Any artist comes into their formation at a specific moment, and the imprint of early 1960s sensibility locates Gross’s work in its formative conditions. The style motifs of hair and dress—flowered dresses, massed hair, preppy ties, and v-neck sweaters—speak volumes about that moment on the verge of a flower child hedonism to come. But Gross is careful not to let trends or styles overpower her subjects. Grand Street Girls (1963) is exemplary in its inscription of individual faces, complexion, and body language. The hairbands and hairbows (!), scarves, and residual bouffant coiffures, locate the image precisely in its historical time and place without flattening the women’s individual personae, their expressions of introspection, confrontation, boldness, deferral, and hedged or unabashed gaze. And yet, they are a group. No single figure dominates. This sense of networked circles of social relations is powerful as these are women working among peers, not aside from them.

Gross is similarly deft in her nods to other periods, which always enhance her subject matter. An intimate but unsentimental image of a woman and a child successfully references Mary Cassatt. Other portraits push towards the edgier portrayals of Egon Schiele, less raw, but no less revealing of emotional states. Saturated color, bold dark outlines, and thick pastel surfaces remind us of van Dongen and Henri Matisse. A landscape with a bright blue horse and another with flying floating figures echoes the Blaue Reiter painters, for whom color defined space and reality, while other illustrations are reminiscent of religious iconography in their use of the side profile. Figurative modernism—flush with color, formal innovation, but freed from literal representation by much earlier generation of symbolists and post-Impressionists—is what feeds Gross as she absorbs and defines her own approach. 

Recognition of the variety and virtuosity of Gross’s work increases as the scope of the exhibition becomes clear. These are not Exercices De Style done to show off her art historical knowledge or the capacity of her gifted hand. They are, instead, style exercised, in the muscular sense. The artist is working through the absorbed vocabularies to exercise herself, stretch, build, grow her capacity to draw in this way or that according to the requirements of the subject. Again, what is interesting is that the stylistic materials draw from the figurative traditions so despised by most of high modernism’s critics, including those of the later art history establishment.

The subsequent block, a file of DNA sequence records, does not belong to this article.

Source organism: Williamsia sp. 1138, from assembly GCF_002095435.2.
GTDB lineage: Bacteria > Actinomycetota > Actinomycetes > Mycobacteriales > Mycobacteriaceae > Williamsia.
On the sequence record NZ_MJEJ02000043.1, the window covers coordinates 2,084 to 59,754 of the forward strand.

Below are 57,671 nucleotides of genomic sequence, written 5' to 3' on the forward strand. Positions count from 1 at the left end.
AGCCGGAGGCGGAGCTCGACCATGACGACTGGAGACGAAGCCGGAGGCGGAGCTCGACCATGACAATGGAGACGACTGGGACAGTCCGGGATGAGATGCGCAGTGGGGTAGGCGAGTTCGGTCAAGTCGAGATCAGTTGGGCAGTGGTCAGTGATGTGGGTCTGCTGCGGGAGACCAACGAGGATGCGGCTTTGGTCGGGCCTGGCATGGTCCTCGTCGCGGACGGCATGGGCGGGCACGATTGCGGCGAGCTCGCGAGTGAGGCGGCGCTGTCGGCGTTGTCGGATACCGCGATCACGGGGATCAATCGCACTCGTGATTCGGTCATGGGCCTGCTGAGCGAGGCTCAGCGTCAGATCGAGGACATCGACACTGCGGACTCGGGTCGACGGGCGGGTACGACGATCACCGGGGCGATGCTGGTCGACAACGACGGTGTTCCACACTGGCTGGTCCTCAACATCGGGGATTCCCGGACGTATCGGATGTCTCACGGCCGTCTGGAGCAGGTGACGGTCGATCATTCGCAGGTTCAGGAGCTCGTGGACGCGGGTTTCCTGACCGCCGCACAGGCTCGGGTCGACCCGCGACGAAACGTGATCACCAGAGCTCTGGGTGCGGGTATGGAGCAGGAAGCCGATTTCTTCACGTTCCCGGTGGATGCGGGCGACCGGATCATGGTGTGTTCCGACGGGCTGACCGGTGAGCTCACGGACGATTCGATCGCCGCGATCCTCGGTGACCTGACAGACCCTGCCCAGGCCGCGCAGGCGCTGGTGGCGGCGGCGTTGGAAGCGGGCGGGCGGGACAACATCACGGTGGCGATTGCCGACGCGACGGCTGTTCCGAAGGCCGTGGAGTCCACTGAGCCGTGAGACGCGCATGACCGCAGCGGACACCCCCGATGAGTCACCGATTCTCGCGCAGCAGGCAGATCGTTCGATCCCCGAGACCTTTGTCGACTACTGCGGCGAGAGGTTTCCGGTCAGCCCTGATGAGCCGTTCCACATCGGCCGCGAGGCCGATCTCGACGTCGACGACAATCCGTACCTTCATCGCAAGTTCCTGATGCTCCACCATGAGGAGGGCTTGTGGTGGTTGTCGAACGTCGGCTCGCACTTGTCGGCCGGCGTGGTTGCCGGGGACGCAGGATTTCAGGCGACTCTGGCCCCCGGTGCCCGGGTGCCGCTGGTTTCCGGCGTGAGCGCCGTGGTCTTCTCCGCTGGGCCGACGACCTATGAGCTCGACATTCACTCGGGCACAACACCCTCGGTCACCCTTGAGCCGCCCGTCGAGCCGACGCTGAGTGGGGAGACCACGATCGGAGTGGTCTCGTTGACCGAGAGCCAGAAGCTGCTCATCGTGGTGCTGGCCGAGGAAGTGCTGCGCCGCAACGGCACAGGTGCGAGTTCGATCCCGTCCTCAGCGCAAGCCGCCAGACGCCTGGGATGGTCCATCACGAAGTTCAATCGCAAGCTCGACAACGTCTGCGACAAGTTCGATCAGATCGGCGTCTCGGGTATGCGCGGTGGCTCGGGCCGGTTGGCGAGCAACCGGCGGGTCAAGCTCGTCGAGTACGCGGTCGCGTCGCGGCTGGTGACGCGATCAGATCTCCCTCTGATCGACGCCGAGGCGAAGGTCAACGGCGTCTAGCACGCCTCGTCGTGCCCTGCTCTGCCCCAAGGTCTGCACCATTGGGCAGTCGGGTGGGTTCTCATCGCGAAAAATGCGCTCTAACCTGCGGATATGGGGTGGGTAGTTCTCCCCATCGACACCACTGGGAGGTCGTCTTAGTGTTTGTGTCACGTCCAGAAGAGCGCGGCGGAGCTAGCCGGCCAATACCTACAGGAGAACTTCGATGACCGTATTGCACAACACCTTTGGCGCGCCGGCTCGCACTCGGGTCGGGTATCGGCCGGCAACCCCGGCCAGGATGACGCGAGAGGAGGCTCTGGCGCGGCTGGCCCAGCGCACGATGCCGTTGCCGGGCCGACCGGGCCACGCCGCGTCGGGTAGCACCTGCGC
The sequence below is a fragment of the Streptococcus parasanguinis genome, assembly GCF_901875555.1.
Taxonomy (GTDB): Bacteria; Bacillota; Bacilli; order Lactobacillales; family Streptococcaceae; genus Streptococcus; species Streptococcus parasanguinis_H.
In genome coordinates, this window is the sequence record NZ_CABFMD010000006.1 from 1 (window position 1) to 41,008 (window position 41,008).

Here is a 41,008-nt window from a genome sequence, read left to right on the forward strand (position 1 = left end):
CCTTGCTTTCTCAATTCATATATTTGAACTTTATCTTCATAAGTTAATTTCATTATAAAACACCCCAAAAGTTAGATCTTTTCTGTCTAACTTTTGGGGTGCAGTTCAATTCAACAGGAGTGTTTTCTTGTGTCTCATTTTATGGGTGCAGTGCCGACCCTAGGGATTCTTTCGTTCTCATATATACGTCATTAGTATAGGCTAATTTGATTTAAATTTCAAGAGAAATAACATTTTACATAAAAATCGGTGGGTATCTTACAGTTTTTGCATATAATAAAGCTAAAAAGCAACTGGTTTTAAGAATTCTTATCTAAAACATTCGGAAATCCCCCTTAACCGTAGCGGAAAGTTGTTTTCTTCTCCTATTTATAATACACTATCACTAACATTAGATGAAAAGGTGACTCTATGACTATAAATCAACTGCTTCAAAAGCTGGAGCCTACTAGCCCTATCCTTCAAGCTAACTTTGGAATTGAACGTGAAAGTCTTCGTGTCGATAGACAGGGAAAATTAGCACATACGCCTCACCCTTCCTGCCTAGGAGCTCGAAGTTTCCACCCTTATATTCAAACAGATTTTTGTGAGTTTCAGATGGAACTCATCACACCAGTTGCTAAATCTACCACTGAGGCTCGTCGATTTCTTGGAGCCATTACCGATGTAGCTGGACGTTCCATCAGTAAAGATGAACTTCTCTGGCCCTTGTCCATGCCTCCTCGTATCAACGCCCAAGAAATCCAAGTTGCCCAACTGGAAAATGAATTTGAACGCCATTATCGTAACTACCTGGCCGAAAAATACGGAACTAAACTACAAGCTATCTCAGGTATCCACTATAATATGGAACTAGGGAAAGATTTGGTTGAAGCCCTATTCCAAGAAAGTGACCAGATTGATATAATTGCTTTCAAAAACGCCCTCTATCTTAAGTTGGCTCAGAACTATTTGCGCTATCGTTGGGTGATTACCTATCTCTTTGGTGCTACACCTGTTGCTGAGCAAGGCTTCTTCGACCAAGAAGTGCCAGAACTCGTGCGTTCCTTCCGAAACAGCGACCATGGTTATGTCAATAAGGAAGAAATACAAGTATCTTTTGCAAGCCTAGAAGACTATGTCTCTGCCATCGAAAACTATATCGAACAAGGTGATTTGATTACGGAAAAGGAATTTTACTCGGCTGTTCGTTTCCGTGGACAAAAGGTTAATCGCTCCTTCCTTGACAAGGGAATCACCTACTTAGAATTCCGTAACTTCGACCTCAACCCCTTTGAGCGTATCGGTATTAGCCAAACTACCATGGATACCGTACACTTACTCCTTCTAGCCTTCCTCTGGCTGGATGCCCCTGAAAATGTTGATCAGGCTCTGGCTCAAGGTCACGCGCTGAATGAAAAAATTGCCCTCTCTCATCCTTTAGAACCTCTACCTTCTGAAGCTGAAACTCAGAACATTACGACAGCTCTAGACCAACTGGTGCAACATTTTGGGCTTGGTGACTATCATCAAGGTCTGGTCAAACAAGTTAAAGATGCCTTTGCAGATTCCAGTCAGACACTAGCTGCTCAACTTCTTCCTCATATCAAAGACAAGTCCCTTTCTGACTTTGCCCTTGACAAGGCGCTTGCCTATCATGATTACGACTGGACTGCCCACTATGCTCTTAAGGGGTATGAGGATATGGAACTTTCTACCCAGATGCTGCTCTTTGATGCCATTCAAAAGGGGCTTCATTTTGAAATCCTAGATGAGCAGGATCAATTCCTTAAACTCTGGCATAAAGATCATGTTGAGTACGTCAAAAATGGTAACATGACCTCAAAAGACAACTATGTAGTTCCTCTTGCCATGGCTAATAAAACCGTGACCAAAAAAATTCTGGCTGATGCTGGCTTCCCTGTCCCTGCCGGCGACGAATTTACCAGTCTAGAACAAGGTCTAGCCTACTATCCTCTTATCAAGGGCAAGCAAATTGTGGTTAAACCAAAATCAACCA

What is not present is also interesting: Formal abstraction, non-representational imagery, and work with overt political themes are all absent. Given Gross’s moment, these omissions are clearly deliberate. Neither extreme of the modern spectrum (aesthetic opposition or formal materiality) served her purpose. She was, and is, engaged with observation and observer engagement. That the history of modern art was written with such emphasis upon formal innovation and avant-garde “politics” only shows the poverty of that discourse—which cut out the wider spectrum of works that record life, the actuality of lived aesthetics within periods of modernity. The early 1960s was not a period in which Gross’s observed and referential work would have found a critical reception. When the larger project of rewriting modern art history finally occurs, it will benefit from including the work of 19th-century figures like Winslow Homer (before Prout’s Neck), the early 20th century Ashcan School, the immigrant artists who drew the streets and people of New York in the 1920s, and beyond. Modern experience, lived and embodied, and visual modernity are intimately linked. Mimi Gross shows how vividly this is the case and why it matters in terms of the exclusionary practices of art historical narrative. The work was always there, just not recognized. That should change now.

Back To Top